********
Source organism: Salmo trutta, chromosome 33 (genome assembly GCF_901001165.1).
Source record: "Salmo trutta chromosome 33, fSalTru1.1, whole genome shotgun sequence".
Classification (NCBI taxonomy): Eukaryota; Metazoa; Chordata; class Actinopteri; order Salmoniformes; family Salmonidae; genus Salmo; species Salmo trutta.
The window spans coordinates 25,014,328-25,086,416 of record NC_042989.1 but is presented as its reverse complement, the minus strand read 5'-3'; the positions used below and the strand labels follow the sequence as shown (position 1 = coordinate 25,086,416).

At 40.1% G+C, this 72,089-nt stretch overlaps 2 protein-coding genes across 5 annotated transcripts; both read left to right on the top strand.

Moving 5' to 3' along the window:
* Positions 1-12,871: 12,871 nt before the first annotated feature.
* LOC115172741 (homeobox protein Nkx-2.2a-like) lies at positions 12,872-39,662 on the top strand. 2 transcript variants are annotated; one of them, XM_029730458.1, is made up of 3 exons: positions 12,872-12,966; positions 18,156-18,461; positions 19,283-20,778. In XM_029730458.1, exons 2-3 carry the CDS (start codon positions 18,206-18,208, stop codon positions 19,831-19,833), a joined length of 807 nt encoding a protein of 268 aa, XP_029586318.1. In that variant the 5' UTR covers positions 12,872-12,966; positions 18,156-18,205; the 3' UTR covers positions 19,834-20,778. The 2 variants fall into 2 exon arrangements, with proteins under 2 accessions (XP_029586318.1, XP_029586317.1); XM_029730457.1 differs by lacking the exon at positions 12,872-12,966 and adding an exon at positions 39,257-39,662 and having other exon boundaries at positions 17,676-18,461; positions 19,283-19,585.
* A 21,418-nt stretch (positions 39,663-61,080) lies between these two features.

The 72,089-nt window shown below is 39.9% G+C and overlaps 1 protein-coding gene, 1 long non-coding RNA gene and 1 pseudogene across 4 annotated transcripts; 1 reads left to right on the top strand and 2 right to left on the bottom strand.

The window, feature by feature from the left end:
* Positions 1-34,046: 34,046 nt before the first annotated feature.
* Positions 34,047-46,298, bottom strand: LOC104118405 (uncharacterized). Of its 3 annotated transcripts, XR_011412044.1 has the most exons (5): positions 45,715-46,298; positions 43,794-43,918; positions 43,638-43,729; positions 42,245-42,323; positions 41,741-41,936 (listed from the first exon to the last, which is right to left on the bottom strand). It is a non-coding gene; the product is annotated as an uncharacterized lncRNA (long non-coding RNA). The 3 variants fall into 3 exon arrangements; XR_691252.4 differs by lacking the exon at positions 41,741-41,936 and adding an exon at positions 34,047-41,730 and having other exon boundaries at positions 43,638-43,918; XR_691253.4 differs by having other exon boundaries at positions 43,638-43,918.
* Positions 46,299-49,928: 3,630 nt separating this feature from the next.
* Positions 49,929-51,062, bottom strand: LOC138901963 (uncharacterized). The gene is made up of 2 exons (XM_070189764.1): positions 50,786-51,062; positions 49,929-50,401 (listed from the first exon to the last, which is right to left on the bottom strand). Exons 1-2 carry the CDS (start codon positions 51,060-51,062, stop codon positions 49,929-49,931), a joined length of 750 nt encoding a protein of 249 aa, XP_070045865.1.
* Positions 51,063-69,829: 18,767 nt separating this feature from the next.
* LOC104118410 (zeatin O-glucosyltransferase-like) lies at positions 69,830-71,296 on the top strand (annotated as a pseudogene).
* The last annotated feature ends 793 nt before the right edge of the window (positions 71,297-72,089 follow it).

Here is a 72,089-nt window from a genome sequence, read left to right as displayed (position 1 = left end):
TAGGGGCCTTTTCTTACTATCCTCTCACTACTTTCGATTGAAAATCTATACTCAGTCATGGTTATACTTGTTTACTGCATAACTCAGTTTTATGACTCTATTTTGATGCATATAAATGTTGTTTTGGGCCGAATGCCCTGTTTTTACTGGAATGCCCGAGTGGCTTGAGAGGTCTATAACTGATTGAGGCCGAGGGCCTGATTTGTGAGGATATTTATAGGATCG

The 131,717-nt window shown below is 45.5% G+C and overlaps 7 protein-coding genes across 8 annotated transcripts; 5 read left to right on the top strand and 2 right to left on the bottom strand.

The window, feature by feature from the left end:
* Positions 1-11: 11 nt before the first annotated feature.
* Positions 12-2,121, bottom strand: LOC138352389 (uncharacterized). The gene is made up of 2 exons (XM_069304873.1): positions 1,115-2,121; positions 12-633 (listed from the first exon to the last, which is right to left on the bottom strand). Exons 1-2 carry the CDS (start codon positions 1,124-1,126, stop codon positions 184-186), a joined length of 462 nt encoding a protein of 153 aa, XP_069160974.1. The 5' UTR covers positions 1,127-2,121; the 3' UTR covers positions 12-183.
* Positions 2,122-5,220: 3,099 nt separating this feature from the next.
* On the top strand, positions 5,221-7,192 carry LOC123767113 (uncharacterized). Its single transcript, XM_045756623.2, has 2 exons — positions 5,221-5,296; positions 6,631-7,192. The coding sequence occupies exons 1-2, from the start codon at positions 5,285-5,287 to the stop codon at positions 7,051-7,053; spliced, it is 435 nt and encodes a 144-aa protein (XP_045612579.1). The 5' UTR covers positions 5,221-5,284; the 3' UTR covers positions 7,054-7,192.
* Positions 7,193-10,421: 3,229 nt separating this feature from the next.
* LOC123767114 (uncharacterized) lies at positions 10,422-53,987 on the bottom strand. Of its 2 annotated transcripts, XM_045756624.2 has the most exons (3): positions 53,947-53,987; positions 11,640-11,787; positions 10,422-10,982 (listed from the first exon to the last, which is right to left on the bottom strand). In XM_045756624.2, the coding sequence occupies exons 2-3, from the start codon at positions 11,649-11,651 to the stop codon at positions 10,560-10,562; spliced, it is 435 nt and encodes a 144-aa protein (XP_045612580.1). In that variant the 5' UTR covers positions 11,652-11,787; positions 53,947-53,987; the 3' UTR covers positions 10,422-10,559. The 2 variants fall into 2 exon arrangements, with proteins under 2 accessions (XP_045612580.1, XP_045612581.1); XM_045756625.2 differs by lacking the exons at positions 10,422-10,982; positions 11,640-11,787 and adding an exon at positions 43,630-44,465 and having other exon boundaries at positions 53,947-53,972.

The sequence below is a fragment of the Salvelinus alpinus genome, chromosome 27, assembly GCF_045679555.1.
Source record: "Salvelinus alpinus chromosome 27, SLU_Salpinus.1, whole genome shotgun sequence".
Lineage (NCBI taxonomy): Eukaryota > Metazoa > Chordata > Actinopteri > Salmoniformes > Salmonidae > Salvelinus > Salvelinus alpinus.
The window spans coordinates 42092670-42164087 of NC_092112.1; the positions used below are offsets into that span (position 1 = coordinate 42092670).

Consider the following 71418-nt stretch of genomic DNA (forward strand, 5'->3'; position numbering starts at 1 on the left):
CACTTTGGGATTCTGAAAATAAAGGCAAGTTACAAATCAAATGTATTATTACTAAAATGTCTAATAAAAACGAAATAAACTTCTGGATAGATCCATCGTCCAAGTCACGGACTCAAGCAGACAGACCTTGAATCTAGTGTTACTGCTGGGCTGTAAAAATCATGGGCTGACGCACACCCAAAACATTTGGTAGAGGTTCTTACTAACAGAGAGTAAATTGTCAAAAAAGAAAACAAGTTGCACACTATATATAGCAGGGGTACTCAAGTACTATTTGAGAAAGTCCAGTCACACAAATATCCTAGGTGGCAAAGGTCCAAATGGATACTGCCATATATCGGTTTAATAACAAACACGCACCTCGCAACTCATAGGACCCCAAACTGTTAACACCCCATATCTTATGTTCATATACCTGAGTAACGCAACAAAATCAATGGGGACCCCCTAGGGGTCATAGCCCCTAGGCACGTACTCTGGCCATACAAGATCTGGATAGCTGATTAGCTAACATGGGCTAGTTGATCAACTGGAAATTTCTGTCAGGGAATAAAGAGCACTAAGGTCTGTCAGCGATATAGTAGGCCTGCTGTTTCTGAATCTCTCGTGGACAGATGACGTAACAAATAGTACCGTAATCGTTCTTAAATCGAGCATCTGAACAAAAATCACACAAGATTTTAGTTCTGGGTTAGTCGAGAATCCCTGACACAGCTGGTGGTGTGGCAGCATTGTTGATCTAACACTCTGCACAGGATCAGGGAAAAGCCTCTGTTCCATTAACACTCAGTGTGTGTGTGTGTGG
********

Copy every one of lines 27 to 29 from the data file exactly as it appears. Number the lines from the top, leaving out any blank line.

* Positions 7,193-10,421: 3,229 nt separating this feature from the next.
* LOC123767114 (uncharacterized) lies at positions 10,422-53,987 on the bottom strand. Of its 2 annotated transcripts, XM_045756624.2 has the most exons (3): positions 53,947-53,987; positions 11,640-11,787; positions 10,422-10,982 (listed from the first exon to the last, which is right to left on the bottom strand). In XM_045756624.2, the coding sequence occupies exons 2-3, from the start codon at positions 11,649-11,651 to the stop codon at positions 10,560-10,562; spliced, it is 435 nt and encodes a 144-aa protein (XP_045612580.1). In that variant the 5' UTR covers positions 11,652-11,787; positions 53,947-53,987; the 3' UTR covers positions 10,422-10,559. The 2 variants fall into 2 exon arrangements, with proteins under 2 accessions (XP_045612580.1, XP_045612581.1); XM_045756625.2 differs by lacking the exons at positions 10,422-10,982; positions 11,640-11,787 and adding an exon at positions 43,630-44,465 and having other exon boundaries at positions 53,947-53,972.

The sequence below is a fragment of the Salvelinus alpinus genome, chromosome 27, assembly GCF_045679555.1.